Researchers have been trying to pinpoint an enormous reservoir of methane located beneath the planet’s oceans, and now they have an origin story.
Scientists working for the Woods Hole Oceanographic Institution (WHOI) have published findings that reveal evidence for the formation of a massive reservoir of abiotic methane. Unlike typical sources of methane produced by organic matter, this methane is formed purely from chemical reactions.
For some time now, researchers have tracked large quantities of this type of methane being emitted from deep-sea vents but, until now, its source had remained a complete mystery. With this discovery, it indicates that it could also be found on planets and moons that are no longer home to liquid water.
This latest research showed that pockets of methane existed in 160 rock samples obtained from across the world’s oceans. Frieder Klein, lead author of the study, said the researchers were “totally surprised” to discover estimates that put the methane reservoir as being more than the amount in Earth’s atmosphere before industrialisation.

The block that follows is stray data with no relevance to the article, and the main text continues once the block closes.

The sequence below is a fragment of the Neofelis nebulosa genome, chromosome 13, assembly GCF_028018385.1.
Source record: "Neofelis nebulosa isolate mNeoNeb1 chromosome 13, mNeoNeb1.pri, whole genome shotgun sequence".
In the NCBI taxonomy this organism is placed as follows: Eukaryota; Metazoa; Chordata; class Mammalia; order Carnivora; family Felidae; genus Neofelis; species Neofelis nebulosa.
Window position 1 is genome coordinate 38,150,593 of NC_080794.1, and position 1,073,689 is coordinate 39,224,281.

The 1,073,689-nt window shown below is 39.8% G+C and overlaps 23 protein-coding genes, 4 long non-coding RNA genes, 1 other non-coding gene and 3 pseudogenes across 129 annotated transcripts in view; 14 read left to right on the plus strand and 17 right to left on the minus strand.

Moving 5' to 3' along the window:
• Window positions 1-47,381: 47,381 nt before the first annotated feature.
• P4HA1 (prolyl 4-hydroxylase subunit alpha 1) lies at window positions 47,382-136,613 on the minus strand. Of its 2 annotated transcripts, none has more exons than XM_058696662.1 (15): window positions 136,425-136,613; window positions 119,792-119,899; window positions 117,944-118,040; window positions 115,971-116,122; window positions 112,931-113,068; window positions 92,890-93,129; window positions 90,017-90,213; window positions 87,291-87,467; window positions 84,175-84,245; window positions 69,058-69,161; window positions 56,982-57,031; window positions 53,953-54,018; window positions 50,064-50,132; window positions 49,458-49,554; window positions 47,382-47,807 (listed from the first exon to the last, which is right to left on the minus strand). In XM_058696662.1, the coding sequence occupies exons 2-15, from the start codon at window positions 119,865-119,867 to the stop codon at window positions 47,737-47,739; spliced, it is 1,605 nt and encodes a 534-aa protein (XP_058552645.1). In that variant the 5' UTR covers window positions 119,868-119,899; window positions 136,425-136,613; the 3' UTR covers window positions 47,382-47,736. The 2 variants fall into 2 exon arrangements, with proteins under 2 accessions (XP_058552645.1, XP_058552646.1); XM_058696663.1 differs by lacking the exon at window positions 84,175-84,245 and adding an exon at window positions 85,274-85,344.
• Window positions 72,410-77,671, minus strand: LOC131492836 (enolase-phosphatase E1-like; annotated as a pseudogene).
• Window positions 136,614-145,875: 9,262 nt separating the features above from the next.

Analysing these rocks using Raman spectroscopy – a laser-based microscope that allows them to identify fluids and minerals in a thin slice of rock – the researchers found nearly every sample contained a number of minerals and gases. These form when seawater moving through the deep oceanic crust is trapped in magma-hot olivine. As the mineral cools, the water trapped inside undergoes a chemical reaction – a process called serpentinisation that forms hydrogen and methane.
This is an important discovery because in otherwise inhospitable environments, just two ingredients – water and olivine – can form methane.
“Identifying an abiotic source of deep-sea methane has been a problem that we’ve been wrestling with for many years,” said Jeffrey Seewald, one of the study’s authors.
“Here’s a source of chemical energy that’s being created by geology.”
The news comes after the confirmation of a super-deep reservoir of rock that produced a number of incredibly rare diamonds. This reservoir would be a look back in time at the early formation of our planet as it would be devoid of asteroid impacts and violent geological activity.